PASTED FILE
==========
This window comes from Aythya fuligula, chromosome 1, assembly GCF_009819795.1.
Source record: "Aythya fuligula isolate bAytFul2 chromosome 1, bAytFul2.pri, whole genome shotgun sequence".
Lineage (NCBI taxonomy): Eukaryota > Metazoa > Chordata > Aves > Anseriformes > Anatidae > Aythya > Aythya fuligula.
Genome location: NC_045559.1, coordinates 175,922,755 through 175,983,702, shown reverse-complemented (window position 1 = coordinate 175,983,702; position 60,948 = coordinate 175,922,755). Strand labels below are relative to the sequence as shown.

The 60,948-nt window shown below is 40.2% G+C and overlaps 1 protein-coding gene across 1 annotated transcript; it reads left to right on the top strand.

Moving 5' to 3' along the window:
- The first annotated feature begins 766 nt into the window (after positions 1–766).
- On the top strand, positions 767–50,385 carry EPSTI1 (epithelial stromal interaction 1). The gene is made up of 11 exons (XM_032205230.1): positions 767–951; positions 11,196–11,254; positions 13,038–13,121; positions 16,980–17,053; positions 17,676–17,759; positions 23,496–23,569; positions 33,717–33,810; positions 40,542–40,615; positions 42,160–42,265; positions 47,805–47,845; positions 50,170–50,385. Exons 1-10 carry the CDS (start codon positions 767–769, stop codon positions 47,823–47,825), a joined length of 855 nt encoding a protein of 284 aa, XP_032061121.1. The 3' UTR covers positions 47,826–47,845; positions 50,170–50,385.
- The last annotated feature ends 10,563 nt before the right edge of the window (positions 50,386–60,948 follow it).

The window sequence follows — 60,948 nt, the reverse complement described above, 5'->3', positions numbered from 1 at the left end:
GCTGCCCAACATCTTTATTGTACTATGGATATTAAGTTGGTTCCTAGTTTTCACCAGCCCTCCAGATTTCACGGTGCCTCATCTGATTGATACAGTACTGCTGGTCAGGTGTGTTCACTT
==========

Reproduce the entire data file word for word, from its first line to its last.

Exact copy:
This window comes from Aythya fuligula, chromosome 1, assembly GCF_009819795.1.
Source record: "Aythya fuligula isolate bAytFul2 chromosome 1, bAytFul2.pri, whole genome shotgun sequence".
Lineage (NCBI taxonomy): Eukaryota > Metazoa > Chordata > Aves > Anseriformes > Anatidae > Aythya > Aythya fuligula.
Genome location: NC_045559.1, coordinates 175,922,755 through 175,983,702, shown reverse-complemented (window position 1 = coordinate 175,983,702; position 60,948 = coordinate 175,922,755). Strand labels below are relative to the sequence as shown.

The 60,948-nt window shown below is 40.2% G+C and overlaps 1 protein-coding gene across 1 annotated transcript; it reads left to right on the top strand.

Moving 5' to 3' along the window:
- The first annotated feature begins 766 nt into the window (after positions 1–766).
- On the top strand, positions 767–50,385 carry EPSTI1 (epithelial stromal interaction 1). The gene is made up of 11 exons (XM_032205230.1): positions 767–951; positions 11,196–11,254; positions 13,038–13,121; positions 16,980–17,053; positions 17,676–17,759; positions 23,496–23,569; positions 33,717–33,810; positions 40,542–40,615; positions 42,160–42,265; positions 47,805–47,845; positions 50,170–50,385. Exons 1-10 carry the CDS (start codon positions 767–769, stop codon positions 47,823–47,825), a joined length of 855 nt encoding a protein of 284 aa, XP_032061121.1. The 3' UTR covers positions 47,826–47,845; positions 50,170–50,385.
- The last annotated feature ends 10,563 nt before the right edge of the window (positions 50,386–60,948 follow it).

The window sequence follows — 60,948 nt, the reverse complement described above, 5'->3', positions numbered from 1 at the left end:
GCTGCCCAACATCTTTATTGTACTATGGATATTAAGTTGGTTCCTAGTTTTCACCAGCCCTCCAGATTTCACGGTGCCTCATCTGATTGATACAGTACTGCTGGTCAGGTGTGTTCACTT